At CBSSports.com, I attempted to answer most of the questions I’m seeing so far today. The end of the lockout came on quickly and so that means there’s going to be some scrambling. I don’t know if this answers everything people are wondering about, but it’s at least a start.
What does “tentative” mean? Is there actually a chance that this could fall apart?
There’s a chance, yes, but there’s also a chance that your bowl of cereal starts talking to you one morning. Meaning, realistically, t’s not happening. A vote is required from both sides and while there will likely be some resistance from some parties on each side, David Stern would not have agreed to this deal if he knew he didn’t have the vote. And same goes for the players union.
When does the season start?
Christmas Day, according to David Stern. The league will kick off with a triple-header as scheduled, presumably with the games that were already on the slate. Which includes the Heat being in Dallas to watch the Mavericks get their rings.
How many games will the season have?
When does free agency start?
When do training camps start?
What about preseason games?
There will likely be two or three preseason games each for teams, but that’s not a priority. With only 16 days to get from training camps and free agency to real games, there’s not a ton of time to whip together a bunch of preseason games.
How long did the lockout last?
149 days. Or, 150 I guess since the deal was technically agreed to Saturday morning at about 3 a.m. ET.
Will the playoffs be affected?
It’s very likely the league will extend the regular season and extra week or two in April to try and alleviate some of the pressure of cramming 66 games into four months.
Will the NBA release a new schedule or just start up at 66 from the old one?
It will be an entirely new schedule.
When will the new schedule be released?
That likely won’t be out until the new CBA is voted on and ratified. The league doesn’t want to get too far ahead of itself. But you can be sure they already have a contingency schedule already whipped up and ready to go. It’s just a matter of getting all the t’s crossed and i’s dotted before putting that out. And once it does, tickets will be on sale right away.
What does the new collective bargaining agreement look like?
Details are pretty scarce right now, but some things are leaking out like the full mid-level exception and inclusion of extend-and-trades.
Will the All-Star Game still take place as scheduled?
According to reports, the All-Star Game will still happen in Orlando Feb. 26 as scheduled.
How many paychecks did players miss?
With the league getting 66 games squeezed in, players will only miss two paychecks. Obviously a big part of getting a deal done sooner than later.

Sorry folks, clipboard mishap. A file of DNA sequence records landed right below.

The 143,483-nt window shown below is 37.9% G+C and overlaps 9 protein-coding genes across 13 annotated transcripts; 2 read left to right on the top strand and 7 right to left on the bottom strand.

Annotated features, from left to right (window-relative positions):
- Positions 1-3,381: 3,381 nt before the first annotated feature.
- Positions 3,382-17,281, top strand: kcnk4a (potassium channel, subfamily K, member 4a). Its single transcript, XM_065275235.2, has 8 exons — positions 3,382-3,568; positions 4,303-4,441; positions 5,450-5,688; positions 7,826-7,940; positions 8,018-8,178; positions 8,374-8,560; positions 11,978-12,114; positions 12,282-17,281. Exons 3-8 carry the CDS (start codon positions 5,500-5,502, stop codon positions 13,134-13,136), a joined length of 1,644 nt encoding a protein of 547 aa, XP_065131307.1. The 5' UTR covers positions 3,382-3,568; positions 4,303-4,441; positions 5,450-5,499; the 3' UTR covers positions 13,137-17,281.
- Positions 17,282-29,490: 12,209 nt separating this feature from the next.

How much money did the league lose from this?
Most estimated that losing preseason lost the league somewhere between $200 and $300 million. Each team will lose eight home games and with gate revenue being about $1 million on average for NBA home games, plus concessions and merchandise, I would estimate the league lost some $600 to $800 million because of the lockout.
What happens with those players that signed overseas?
If they had an NBA opt-out, no problems, just exercise that and return to the NBA. That goes for Deron Williams, Lamar Odom, Ty Lawson, Nicolas Batum, Serge Ibaka and players like that. But if they signed in China like J.R. Smith, Wilson Chandler or Kenyon Martin, that could be a bit complicated. It’s not impossible to get out of that contract, but it’ll be a bit more tedious. For the most part though, any player that wants to return to the NBA should be able to.
What’s left to do?
There are still “B” list issues to handle. Age requirement for the draft, drug testing, D-League assignment and other minor things like that. They still need to be negotiated, and will be over the weekend. Don’t worry though — those aren’t things that will cause a deal to come crashing down.
Hard to really know at this point, but Billy Hunter and the players definitely seem to be coming out shining right now. After being backed into a corner by David Stern and the owners will ultimatum offers and threats of NBA “nuclear winter,” not only did they get a few system concessions that they wanted, but they also got a realistic shot at 51 percent of Basketball Related Income.
It’s all relative though, because the owners won a long time ago when they got the BRI number down to 50. Basically the players were getting beat by 40 points and they made a nice little run to save face and only lose by 15 or so.
Did the players’ lawsuit really work?
Sure seems that way, doesn’t it? They didn’t probably have a realistic shot of winning anything, but just the fact that they were done being pushed around by Stern’s demands said enough to the owners. With the pressure of the calendar plus the pending litigation facing everyone, a new sense of urgency was found to quit messing around and finally get down to business.
Will there be lasting effects from this?
Yes, some. But for the most part, like the league already knew, fan support will come back around. And bad blood between owners and players will subside. Negotiations turned extremely contentious for a while, but in the end, this was a business agreement. When money is the thing in the middle, things tend to get nasty. Both sides understand that and will move on.